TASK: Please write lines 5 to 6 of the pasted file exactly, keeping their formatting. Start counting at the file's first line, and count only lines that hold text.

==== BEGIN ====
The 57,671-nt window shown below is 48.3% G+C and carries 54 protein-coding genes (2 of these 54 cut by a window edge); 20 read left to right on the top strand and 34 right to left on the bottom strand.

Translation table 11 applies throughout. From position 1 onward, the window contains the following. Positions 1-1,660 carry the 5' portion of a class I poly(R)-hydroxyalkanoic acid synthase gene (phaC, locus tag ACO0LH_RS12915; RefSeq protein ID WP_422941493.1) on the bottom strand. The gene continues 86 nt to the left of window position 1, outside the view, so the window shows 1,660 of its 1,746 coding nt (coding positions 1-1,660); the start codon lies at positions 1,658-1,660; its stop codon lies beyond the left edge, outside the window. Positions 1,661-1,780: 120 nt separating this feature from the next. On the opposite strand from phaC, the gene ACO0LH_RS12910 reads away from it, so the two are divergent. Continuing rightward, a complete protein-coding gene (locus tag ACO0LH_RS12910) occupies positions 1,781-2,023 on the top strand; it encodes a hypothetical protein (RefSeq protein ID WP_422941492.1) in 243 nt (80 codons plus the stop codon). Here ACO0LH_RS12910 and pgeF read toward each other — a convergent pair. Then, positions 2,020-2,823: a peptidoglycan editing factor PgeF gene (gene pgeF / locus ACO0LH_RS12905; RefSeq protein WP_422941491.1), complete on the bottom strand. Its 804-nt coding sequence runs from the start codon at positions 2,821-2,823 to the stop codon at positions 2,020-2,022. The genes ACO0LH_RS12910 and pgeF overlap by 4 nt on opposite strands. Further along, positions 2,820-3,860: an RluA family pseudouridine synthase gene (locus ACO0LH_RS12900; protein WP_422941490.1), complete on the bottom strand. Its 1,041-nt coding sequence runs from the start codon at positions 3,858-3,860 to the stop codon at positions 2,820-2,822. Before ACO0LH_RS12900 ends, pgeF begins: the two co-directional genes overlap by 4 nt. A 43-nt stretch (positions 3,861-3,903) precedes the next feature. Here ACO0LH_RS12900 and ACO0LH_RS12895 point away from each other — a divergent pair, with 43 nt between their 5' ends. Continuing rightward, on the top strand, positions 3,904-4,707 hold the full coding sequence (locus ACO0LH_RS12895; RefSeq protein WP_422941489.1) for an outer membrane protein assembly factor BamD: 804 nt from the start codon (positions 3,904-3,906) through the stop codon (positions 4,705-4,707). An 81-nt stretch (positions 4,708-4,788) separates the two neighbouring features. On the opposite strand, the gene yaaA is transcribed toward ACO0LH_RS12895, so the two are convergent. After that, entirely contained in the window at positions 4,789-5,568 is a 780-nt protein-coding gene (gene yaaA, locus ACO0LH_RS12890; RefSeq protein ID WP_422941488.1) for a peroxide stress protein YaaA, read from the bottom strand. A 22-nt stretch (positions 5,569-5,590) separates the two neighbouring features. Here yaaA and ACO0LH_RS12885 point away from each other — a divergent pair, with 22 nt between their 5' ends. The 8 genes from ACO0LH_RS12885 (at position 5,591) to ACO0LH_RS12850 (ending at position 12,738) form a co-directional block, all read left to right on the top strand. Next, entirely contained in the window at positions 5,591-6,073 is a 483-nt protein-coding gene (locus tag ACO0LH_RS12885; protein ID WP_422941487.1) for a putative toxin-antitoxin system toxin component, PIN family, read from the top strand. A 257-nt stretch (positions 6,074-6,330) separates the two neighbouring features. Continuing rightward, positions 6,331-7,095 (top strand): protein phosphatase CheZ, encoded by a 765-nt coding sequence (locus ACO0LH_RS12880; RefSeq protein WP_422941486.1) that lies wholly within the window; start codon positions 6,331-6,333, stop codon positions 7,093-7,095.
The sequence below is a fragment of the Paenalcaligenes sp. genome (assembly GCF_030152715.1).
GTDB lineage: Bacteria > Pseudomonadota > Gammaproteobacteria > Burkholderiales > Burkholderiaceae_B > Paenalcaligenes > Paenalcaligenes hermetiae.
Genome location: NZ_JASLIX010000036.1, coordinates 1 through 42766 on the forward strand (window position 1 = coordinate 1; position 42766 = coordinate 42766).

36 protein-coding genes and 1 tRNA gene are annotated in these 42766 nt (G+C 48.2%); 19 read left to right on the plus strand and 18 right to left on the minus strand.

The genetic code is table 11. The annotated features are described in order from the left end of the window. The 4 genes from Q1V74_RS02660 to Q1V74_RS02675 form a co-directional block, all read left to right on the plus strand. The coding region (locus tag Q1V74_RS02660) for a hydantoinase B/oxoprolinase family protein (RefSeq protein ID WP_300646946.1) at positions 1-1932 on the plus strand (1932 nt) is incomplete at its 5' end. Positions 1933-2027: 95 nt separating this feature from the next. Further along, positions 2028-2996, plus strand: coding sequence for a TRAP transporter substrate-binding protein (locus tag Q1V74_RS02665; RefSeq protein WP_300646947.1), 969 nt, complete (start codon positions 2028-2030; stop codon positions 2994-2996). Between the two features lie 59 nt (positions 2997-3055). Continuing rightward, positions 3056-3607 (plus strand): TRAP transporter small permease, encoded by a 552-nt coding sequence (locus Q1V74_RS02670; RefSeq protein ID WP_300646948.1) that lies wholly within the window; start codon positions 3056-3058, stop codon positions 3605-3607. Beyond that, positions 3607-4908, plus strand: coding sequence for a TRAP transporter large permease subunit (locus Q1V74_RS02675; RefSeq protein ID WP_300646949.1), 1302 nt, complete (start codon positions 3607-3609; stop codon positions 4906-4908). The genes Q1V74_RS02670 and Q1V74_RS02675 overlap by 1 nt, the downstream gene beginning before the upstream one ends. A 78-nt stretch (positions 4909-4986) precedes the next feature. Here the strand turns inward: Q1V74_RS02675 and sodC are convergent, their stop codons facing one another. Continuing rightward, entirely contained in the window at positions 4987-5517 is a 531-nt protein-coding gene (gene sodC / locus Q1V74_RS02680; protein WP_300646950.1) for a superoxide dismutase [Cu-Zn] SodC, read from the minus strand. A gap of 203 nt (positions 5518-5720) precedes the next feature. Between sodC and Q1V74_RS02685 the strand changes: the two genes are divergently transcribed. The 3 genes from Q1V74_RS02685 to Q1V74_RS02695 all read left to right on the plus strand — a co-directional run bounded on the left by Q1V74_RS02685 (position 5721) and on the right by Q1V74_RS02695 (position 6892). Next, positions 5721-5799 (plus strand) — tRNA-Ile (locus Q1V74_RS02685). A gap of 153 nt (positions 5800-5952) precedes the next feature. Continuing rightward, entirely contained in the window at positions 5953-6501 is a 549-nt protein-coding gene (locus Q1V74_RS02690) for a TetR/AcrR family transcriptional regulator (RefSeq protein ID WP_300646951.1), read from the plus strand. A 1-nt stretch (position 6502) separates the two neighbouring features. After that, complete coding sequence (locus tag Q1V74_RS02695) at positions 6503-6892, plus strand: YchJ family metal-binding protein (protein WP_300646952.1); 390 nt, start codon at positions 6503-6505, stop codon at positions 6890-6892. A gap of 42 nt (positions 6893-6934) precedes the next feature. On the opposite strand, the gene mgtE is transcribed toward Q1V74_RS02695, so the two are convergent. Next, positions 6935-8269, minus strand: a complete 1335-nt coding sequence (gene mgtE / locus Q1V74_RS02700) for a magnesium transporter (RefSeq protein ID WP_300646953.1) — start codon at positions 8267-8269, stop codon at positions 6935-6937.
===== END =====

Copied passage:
Genome location: NZ_JASLIX010000036.1, coordinates 1 through 42766 on the forward strand (window position 1 = coordinate 1; position 42766 = coordinate 42766).

36 protein-coding genes and 1 tRNA gene are annotated in these 42766 nt (G+C 48.2%); 19 read left to right on the plus strand and 18 right to left on the minus strand.